Flexible work schedules, older workers, and retirement

J Aging Soc Policy. 2000;12(1):19-34. doi: 10.1300/j031v12n01_03.


Older workers in the United States indicate that they would prefer flexible work arrangements rather than abrupt retirement, yet management has done very little to make this possible. A review of two bodies of literature from the late 1980s is presented: social science writings including sociological, gerontological, and economic literature, and business and management literature. There is a clash between the way jobs are traditionally scheduled and the needs of growing numbers of older workers. Workers continue to be subject to obstacles to phased retirement due to the structuring of health care and pension benefits, downsizing, organizational inflexibility, and "corporate culture." Thus, general views among social scientists regarding the desirability of flexible schedules toward retirement will not produce real changes unless management becomes committed to such changes and they are securely embedded in company policies.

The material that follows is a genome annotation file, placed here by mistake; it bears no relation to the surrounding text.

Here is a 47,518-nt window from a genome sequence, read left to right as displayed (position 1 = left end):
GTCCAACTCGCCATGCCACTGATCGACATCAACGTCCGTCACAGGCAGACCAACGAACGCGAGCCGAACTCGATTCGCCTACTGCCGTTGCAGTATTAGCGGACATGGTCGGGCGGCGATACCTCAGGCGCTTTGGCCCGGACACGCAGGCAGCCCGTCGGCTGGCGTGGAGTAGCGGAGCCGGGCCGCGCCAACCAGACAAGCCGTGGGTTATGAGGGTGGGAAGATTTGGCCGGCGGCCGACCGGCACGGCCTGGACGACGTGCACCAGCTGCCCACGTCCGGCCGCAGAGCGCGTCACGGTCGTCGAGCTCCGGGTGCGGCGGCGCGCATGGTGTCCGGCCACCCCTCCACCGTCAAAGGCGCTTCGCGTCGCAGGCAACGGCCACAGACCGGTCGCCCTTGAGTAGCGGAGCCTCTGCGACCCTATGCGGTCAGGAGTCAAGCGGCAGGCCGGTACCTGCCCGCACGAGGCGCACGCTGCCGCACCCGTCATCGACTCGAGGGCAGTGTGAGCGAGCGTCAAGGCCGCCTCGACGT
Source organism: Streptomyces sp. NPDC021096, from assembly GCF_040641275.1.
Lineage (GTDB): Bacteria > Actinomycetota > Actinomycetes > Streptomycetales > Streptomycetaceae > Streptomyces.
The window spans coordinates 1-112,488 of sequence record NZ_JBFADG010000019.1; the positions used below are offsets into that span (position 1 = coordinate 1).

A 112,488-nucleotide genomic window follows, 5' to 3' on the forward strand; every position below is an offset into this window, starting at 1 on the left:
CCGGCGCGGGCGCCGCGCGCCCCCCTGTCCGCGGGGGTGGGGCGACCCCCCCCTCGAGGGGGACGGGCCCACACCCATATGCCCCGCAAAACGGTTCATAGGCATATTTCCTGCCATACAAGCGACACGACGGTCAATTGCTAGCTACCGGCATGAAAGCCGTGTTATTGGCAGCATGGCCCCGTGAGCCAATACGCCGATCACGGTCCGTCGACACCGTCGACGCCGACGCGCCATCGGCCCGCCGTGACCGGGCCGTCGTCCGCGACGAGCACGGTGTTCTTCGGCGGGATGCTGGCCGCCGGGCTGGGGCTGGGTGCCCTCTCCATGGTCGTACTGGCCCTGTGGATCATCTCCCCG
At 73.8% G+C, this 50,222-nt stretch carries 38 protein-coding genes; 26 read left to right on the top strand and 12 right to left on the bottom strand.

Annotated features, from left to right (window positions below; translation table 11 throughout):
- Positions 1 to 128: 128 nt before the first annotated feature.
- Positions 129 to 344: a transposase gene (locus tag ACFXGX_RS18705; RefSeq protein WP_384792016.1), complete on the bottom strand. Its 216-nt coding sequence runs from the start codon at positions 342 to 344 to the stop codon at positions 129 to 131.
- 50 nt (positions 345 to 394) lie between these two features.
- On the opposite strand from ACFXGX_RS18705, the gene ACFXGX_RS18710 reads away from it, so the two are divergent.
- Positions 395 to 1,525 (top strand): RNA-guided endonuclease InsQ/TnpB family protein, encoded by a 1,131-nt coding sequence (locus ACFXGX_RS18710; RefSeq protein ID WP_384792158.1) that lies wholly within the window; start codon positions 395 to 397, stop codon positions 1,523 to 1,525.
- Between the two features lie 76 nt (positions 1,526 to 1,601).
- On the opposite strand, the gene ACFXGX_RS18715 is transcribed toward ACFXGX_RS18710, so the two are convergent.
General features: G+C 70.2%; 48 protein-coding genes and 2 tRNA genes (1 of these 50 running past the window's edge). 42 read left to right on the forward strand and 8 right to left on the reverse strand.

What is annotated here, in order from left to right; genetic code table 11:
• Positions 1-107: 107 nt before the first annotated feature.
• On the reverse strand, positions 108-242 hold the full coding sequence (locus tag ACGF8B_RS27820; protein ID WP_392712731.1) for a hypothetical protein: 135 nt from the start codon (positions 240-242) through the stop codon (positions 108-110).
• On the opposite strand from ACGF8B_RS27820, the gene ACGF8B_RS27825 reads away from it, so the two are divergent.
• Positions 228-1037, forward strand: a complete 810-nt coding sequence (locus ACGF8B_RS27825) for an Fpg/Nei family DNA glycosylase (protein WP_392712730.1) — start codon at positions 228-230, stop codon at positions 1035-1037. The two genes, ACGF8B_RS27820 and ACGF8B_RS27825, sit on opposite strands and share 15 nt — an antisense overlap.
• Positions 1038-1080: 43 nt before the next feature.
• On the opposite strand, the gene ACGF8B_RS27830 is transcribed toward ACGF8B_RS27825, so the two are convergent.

Publication types

  • Review

MeSH terms

  • Aged
  • Employment*
  • Female
  • Humans
  • Male
  • Middle Aged
  • Personnel Staffing and Scheduling*
  • Retirement*
  • Social Planning*
  • United States